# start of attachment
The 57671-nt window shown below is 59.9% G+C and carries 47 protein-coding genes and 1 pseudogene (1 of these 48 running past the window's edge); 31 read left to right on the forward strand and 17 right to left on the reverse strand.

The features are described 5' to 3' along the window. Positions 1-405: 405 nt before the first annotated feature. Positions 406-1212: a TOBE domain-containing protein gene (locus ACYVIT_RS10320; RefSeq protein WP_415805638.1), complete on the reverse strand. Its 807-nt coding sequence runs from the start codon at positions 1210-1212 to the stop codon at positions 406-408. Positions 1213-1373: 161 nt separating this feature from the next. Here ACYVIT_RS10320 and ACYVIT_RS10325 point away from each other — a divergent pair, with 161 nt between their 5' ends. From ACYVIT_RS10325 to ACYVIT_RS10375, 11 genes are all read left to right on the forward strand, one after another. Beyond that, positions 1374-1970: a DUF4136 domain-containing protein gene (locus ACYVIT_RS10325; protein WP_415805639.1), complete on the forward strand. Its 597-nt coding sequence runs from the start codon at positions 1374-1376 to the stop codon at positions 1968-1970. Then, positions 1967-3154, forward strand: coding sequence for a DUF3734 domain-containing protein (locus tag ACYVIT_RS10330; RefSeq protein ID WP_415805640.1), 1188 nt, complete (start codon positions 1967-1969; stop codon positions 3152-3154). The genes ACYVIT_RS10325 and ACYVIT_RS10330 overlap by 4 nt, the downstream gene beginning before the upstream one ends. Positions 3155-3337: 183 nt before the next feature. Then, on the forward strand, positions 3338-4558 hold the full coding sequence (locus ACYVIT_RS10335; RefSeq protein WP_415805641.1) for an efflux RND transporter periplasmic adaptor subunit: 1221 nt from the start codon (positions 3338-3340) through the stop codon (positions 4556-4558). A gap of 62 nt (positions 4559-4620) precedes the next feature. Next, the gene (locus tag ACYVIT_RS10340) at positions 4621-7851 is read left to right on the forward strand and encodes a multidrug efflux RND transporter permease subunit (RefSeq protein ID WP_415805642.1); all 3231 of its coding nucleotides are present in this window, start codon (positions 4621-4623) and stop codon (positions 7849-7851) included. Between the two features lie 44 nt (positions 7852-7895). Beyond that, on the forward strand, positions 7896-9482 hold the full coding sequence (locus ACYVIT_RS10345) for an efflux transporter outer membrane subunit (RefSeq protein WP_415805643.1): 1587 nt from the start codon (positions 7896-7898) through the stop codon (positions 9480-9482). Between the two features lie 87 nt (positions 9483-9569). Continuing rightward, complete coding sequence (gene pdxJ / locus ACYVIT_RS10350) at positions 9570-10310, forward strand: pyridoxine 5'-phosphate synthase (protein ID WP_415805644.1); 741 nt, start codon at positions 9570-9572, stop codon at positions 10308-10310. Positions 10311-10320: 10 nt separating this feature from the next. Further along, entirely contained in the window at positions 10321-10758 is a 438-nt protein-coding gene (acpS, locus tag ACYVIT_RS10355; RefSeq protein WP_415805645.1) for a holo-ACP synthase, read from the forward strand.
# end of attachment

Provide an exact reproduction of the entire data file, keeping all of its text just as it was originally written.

The 57671-nt window shown below is 59.9% G+C and carries 47 protein-coding genes and 1 pseudogene (1 of these 48 running past the window's edge); 31 read left to right on the forward strand and 17 right to left on the reverse strand.

The features are described 5' to 3' along the window. Positions 1-405: 405 nt before the first annotated feature. Positions 406-1212: a TOBE domain-containing protein gene (locus ACYVIT_RS10320; RefSeq protein WP_415805638.1), complete on the reverse strand. Its 807-nt coding sequence runs from the start codon at positions 1210-1212 to the stop codon at positions 406-408. Positions 1213-1373: 161 nt separating this feature from the next. Here ACYVIT_RS10320 and ACYVIT_RS10325 point away from each other — a divergent pair, with 161 nt between their 5' ends. From ACYVIT_RS10325 to ACYVIT_RS10375, 11 genes are all read left to right on the forward strand, one after another. Beyond that, positions 1374-1970: a DUF4136 domain-containing protein gene (locus ACYVIT_RS10325; protein WP_415805639.1), complete on the forward strand. Its 597-nt coding sequence runs from the start codon at positions 1374-1376 to the stop codon at positions 1968-1970. Then, positions 1967-3154, forward strand: coding sequence for a DUF3734 domain-containing protein (locus tag ACYVIT_RS10330; RefSeq protein ID WP_415805640.1), 1188 nt, complete (start codon positions 1967-1969; stop codon positions 3152-3154). The genes ACYVIT_RS10325 and ACYVIT_RS10330 overlap by 4 nt, the downstream gene beginning before the upstream one ends. Positions 3155-3337: 183 nt before the next feature. Then, on the forward strand, positions 3338-4558 hold the full coding sequence (locus ACYVIT_RS10335; RefSeq protein WP_415805641.1) for an efflux RND transporter periplasmic adaptor subunit: 1221 nt from the start codon (positions 3338-3340) through the stop codon (positions 4556-4558). A gap of 62 nt (positions 4559-4620) precedes the next feature. Next, the gene (locus tag ACYVIT_RS10340) at positions 4621-7851 is read left to right on the forward strand and encodes a multidrug efflux RND transporter permease subunit (RefSeq protein ID WP_415805642.1); all 3231 of its coding nucleotides are present in this window, start codon (positions 4621-4623) and stop codon (positions 7849-7851) included. Between the two features lie 44 nt (positions 7852-7895). Beyond that, on the forward strand, positions 7896-9482 hold the full coding sequence (locus ACYVIT_RS10345) for an efflux transporter outer membrane subunit (RefSeq protein WP_415805643.1): 1587 nt from the start codon (positions 7896-7898) through the stop codon (positions 9480-9482). Between the two features lie 87 nt (positions 9483-9569). Continuing rightward, complete coding sequence (gene pdxJ / locus ACYVIT_RS10350) at positions 9570-10310, forward strand: pyridoxine 5'-phosphate synthase (protein ID WP_415805644.1); 741 nt, start codon at positions 9570-9572, stop codon at positions 10308-10310. Positions 10311-10320: 10 nt separating this feature from the next. Further along, entirely contained in the window at positions 10321-10758 is a 438-nt protein-coding gene (acpS, locus tag ACYVIT_RS10355; RefSeq protein WP_415805645.1) for a holo-ACP synthase, read from the forward strand.